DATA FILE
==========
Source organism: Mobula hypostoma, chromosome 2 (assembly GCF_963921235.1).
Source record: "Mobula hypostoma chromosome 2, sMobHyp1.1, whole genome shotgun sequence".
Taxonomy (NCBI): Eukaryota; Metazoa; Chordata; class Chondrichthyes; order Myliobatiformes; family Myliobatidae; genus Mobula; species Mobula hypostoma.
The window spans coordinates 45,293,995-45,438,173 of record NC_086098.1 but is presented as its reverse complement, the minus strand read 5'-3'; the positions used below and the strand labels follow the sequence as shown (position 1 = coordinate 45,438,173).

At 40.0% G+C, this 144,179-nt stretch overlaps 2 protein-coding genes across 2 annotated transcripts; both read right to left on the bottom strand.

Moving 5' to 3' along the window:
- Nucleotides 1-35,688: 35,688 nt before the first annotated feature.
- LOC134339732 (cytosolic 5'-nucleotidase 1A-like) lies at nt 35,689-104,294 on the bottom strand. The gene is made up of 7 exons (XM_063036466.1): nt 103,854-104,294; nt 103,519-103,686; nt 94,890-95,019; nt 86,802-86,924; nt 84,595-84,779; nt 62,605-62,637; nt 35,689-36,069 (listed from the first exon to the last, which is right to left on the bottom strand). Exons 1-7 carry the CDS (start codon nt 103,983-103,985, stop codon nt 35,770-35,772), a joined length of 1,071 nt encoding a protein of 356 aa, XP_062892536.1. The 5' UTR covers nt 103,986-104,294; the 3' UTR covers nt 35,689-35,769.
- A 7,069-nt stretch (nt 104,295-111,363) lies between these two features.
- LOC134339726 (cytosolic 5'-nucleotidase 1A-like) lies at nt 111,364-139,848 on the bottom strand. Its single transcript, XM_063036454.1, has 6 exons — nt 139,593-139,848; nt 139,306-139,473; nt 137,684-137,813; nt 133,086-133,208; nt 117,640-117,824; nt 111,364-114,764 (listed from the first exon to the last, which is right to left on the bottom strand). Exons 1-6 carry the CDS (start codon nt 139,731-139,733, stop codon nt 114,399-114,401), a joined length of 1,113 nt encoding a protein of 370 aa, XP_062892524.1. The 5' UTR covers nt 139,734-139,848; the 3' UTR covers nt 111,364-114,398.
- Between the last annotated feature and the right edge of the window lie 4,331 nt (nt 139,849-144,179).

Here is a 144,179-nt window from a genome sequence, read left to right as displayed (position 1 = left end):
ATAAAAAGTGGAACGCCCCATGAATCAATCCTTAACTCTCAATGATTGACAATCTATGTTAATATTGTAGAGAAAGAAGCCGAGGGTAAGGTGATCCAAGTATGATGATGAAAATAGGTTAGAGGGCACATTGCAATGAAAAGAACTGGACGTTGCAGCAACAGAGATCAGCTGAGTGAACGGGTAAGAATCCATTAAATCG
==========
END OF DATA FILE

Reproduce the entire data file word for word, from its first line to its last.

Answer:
Source organism: Mobula hypostoma, chromosome 2 (assembly GCF_963921235.1).
Source record: "Mobula hypostoma chromosome 2, sMobHyp1.1, whole genome shotgun sequence".
Taxonomy (NCBI): Eukaryota; Metazoa; Chordata; class Chondrichthyes; order Myliobatiformes; family Myliobatidae; genus Mobula; species Mobula hypostoma.
The window spans coordinates 45,293,995-45,438,173 of record NC_086098.1 but is presented as its reverse complement, the minus strand read 5'-3'; the positions used below and the strand labels follow the sequence as shown (position 1 = coordinate 45,438,173).

At 40.0% G+C, this 144,179-nt stretch overlaps 2 protein-coding genes across 2 annotated transcripts; both read right to left on the bottom strand.

Moving 5' to 3' along the window:
- Nucleotides 1-35,688: 35,688 nt before the first annotated feature.
- LOC134339732 (cytosolic 5'-nucleotidase 1A-like) lies at nt 35,689-104,294 on the bottom strand. The gene is made up of 7 exons (XM_063036466.1): nt 103,854-104,294; nt 103,519-103,686; nt 94,890-95,019; nt 86,802-86,924; nt 84,595-84,779; nt 62,605-62,637; nt 35,689-36,069 (listed from the first exon to the last, which is right to left on the bottom strand). Exons 1-7 carry the CDS (start codon nt 103,983-103,985, stop codon nt 35,770-35,772), a joined length of 1,071 nt encoding a protein of 356 aa, XP_062892536.1. The 5' UTR covers nt 103,986-104,294; the 3' UTR covers nt 35,689-35,769.
- A 7,069-nt stretch (nt 104,295-111,363) lies between these two features.
- LOC134339726 (cytosolic 5'-nucleotidase 1A-like) lies at nt 111,364-139,848 on the bottom strand. Its single transcript, XM_063036454.1, has 6 exons — nt 139,593-139,848; nt 139,306-139,473; nt 137,684-137,813; nt 133,086-133,208; nt 117,640-117,824; nt 111,364-114,764 (listed from the first exon to the last, which is right to left on the bottom strand). Exons 1-6 carry the CDS (start codon nt 139,731-139,733, stop codon nt 114,399-114,401), a joined length of 1,113 nt encoding a protein of 370 aa, XP_062892524.1. The 5' UTR covers nt 139,734-139,848; the 3' UTR covers nt 111,364-114,398.
- Between the last annotated feature and the right edge of the window lie 4,331 nt (nt 139,849-144,179).

Here is a 144,179-nt window from a genome sequence, read left to right as displayed (position 1 = left end):
ATAAAAAGTGGAACGCCCCATGAATCAATCCTTAACTCTCAATGATTGACAATCTATGTTAATATTGTAGAGAAAGAAGCCGAGGGTAAGGTGATCCAAGTATGATGATGAAAATAGGTTAGAGGGCACATTGCAATGAAAAGAACTGGACGTTGCAGCAACAGAGATCAGCTGAGTGAACGGGTAAGAATCCATTAAATCG